“Murder? What, were the townsmen fighting over fishing rights again? It's never come to murder before, but it was bound to happen eventually.”
Ziedon shook his head. “Townsmen? No, no… One was a butcher, one was the Master of the Baths; not sure about the others but no townsmen that I recall.” He shrugged his shoulders. “Who knows?”
“When that's a little disconcerting.”
His wife chipped in. “We could go back to Maelbourg.”
“Without anything to sell?”
“We could go back long enough to resupply, then go right to Huerten.”
“I don't know. That'll put us days behind on our route. We'll talk it over. Thanks for the warning,” he said to Ziedon.
“Oh,” Ziedon added, “and the final straw on the mule is the death of the merchant… what was his name… Willabourne, yes. That had the town up in arms. Dreadful place, good thing I was only passing through it. I would hate to have to spend time there. Oh, how far to Maelbourg from here?”
“I'd say a day and a half at most, if this weather holds up.”
Ziedon nodded his head. “Good travels to you.” Lightly spurring his mount, Ziedon continued on the road to Maelbourg. The couple continued to argue behind him.
The wagon train did eventually turn around, but Ziedon easily outdistanced them, and soon they were lost to sight.
Ziedon didn't find a convenient farmhouse until late that night. When he did, a little magic ensured him a place to sleep, even though he'd woken the farmer.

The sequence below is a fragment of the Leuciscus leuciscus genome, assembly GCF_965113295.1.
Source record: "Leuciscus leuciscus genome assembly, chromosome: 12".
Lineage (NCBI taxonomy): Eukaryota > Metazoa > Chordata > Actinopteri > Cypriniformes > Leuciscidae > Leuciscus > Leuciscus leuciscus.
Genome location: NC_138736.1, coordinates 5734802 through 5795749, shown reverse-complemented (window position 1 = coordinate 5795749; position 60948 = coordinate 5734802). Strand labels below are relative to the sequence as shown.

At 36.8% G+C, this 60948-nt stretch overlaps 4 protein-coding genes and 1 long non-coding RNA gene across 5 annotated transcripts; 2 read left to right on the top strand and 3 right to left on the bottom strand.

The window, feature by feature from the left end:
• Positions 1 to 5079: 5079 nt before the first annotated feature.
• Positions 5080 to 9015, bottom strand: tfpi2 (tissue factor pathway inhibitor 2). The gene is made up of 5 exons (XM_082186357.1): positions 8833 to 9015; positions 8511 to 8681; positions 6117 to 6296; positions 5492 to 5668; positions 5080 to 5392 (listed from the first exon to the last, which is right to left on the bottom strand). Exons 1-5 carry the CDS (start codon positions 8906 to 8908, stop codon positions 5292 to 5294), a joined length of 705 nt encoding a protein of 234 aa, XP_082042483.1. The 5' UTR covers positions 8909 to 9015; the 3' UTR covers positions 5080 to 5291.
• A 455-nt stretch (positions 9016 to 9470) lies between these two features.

The next day, Ziedon encountered a lone horseman with a small covered cart, who told him that the roads to Maelbourg had just been closed, but he hadn't had time to find out why.
On the seventeenth, fairly late in the day, Ziedon met a pair of wagon-drivers with an enterage of six bodyguards. Ziedon got the impression that their cargo was valuable, though they would not say what it was. They did tell him that it had been very difficult to leave Maelbourg. The roads had been closed as a result of some problems in the town. Many townsmen had been imprisoned for no reason the drivers could fathom, and there was a struggle among those remaining as to who would control the town. There were even rumors of attacks against certain minor townsmen and officials.
That night, Ziedon stopped at a farmhouse about twelve miles from Maelbourg. Two farmers were opening the door before Ziedon finished knocking. The men had similar features, like brothers or cousins, though one was at least five years older and at least twenty pounds heavier. The older one looked to be in his early thirties. Both were well-built, with arms and legs that bulged out of proportion with the rest of their bodies. The older one's forehead glistened, and both men reeked of sweat. They had no doubt just recently come in after a long day's work.
Ziedon stood fast outside the door. “Excellent, you are home. I am on my way to Maelbourg and it is your good luck that I seek a room here for the night.”
“Our good luck?” asked the older farmer, laughing. Ziedon turned back to his horse to pull one of the lighter bags off it, while casting a spell. “Yes,” the farmer continued, no longer laughing. “I suppose it is. Let me get that for you.”
“What sort of gibberish is that?” asked the younger, as Ziedon began his second enchantment. “You'd think he was trying to cast some sort of spell… No matter. We have a spare room, and you're welcome to it.”
Turning back with an exasperated look, Ziedon said, “now, now. My bags aren't going to bring themselves in, and my horse needs to be unsaddled, rubbed down and fed. Let's get a move on. Chop chop. If you don't hurry, how are you going to have time to get my dinner ready for me?”